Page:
WEST JORDAN — A West Jordan toymaker has been getting attention after television’s Mike Rowe went on Facebook Live to ask people to donate to Tiny Tim’s Toys.
You’ve probably heard of Santa Claus at the North Pole, but what about Alton Thacker in West Jordan? He and a group of self-declared, “retired old men” have been getting together for years to make toys.
Their goal is to make sure every child in the world will get at least one toy in their life.
Alton and his group of elves have always called West Jordan their home, but they realized they needed more space to reach their goal and they moved into their new location a few days ago.
In an unassuming warehouse just across the street from South Valley Regional Airport, a group of men in their 70s and 80s carefully craft toy cars.
“We have 45 old men like me who don’t want to go home and die,” said Alton Thacker, the founder of Tiny Tim’s Toys. “They want to do something with the rest of their life.”
Instead of the peace and what Thacker calls the boredom of the elderly years, the group has opted for the sound of saws and drilling. They recently reached a big milestone.
“Do you believe in miracles?” Thacker asked. “Well, another miracle happened at the toy factory.”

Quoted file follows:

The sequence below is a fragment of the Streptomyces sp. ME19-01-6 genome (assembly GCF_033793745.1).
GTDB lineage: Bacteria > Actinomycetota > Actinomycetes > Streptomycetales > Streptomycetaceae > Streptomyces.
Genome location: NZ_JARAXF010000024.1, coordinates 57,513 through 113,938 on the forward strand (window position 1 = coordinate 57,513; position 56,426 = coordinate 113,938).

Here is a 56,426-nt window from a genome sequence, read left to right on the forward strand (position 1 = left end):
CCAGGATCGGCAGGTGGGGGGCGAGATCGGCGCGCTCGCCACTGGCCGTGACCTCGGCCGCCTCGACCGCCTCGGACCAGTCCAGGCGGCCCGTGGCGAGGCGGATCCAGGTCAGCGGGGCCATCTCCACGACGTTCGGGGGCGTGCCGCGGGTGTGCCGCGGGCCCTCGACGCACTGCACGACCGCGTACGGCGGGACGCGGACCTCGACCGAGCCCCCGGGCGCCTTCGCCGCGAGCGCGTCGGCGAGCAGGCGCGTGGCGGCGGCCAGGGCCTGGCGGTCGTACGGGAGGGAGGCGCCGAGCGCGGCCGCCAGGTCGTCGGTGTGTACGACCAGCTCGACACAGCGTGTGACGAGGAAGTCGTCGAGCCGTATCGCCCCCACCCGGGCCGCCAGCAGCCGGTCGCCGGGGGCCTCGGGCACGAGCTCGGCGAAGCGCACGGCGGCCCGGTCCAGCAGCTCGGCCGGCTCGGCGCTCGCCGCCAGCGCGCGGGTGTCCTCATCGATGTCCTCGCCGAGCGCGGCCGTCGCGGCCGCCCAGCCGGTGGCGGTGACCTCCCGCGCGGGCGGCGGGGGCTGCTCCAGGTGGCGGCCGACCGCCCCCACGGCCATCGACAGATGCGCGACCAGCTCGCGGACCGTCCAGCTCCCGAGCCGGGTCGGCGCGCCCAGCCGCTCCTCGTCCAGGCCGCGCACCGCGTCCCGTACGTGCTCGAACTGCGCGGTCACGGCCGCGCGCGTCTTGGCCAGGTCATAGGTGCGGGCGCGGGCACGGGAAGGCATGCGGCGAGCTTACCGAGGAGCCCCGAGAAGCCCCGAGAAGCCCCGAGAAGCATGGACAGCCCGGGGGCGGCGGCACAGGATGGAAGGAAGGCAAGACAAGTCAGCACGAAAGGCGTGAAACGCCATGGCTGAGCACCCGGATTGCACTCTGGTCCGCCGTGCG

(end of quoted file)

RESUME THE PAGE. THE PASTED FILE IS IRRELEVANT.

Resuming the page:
They have made more than one million toys for children all over the world.
“We just want to keep making toys,” Thacker said with a smile.
The challenge, Thacker said, is they’re running out of supplies and need a little help themselves.
“We need more lumber,” he said.
Hardwood to be exact.
Friday morning on Facebook, Mike Rowe of TVs “Dirtiest jobs” and now “Paying it forward” helped to get the word out with a video and plea for people to donate to Thacker’s cause.
“My goodness,” Thacker said. “There are 140,000 views already.”
Alton said he was trying to get as many toys finished as possible, as he feels himself slowing down.
“Well, I had a stroke,” he said. “I don’t walk as fast or as well as I’d like to.”
He’s had to concede he’s not quite able to do as much as in the past.
“It just leaves a little empty spot in my heart, but we don’t want to close down,” Thacker said.
He’s found a family member to help run things for now. Alton planned to keep spending as much time at the toy factory as he can, for as long as he can.
“I love it,” he said. “I’ve found the secret of happiness and it’s that you do something for somebody else and you’re happy. You know what? People around you are happy too that’s what I want to do.”
Thacker said they’ve also recently started some sewing projects, as well – and they’re looking for some donated sewing machines and people to help sew.
If you’d like to help with donations or lumber, go to www.tinytimstoys.org.